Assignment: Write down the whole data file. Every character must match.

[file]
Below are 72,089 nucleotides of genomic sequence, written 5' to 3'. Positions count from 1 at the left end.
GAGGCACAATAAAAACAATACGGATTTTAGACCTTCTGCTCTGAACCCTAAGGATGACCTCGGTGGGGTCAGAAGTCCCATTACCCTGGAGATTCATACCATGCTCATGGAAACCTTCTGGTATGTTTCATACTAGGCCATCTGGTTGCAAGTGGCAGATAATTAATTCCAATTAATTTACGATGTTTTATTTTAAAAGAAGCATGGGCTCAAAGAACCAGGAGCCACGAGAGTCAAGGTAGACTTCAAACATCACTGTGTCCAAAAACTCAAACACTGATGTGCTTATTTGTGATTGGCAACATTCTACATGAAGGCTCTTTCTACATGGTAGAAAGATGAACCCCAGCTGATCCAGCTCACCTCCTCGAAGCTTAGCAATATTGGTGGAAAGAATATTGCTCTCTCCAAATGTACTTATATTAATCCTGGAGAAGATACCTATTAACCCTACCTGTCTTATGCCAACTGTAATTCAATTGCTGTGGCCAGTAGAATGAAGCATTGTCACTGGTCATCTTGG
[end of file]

Below are 72,089 nucleotides of genomic sequence, written 5' to 3'. Positions count from 1 at the left end.
GAGGCACAATAAAAACAATACGGATTTTAGACCTTCTGCTCTGAACCCTAAGGATGACCTCGGTGGGGTCAGAAGTCCCATTACCCTGGAGATTCATACCATGCTCATGGAAACCTTCTGGTATGTTTCATACTAGGCCATCTGGTTGCAAGTGGCAGATAATTAATTCCAATTAATTTACGATGTTTTATTTTAAAAGAAGCATGGGCTCAAAGAACCAGGAGCCACGAGAGTCAAGGTAGACTTCAAACATCACTGTGTCCAAAAACTCAAACACTGATGTGCTTATTTGTGATTGGCAACATTCTACATGAAGGCTCTTTCTACATGGTAGAAAGATGAACCCCAGCTGATCCAGCTCACCTCCTCGAAGCTTAGCAATATTGGTGGAAAGAATATTGCTCTCTCCAAATGTACTTATATTAATCCTGGAGAAGATACCTATTAACCCTACCTGTCTTATGCCAACTGTAATTCAATTGCTGTGGCCAGTAGAATGAAGCATTGTCACTGGTCATCTTGG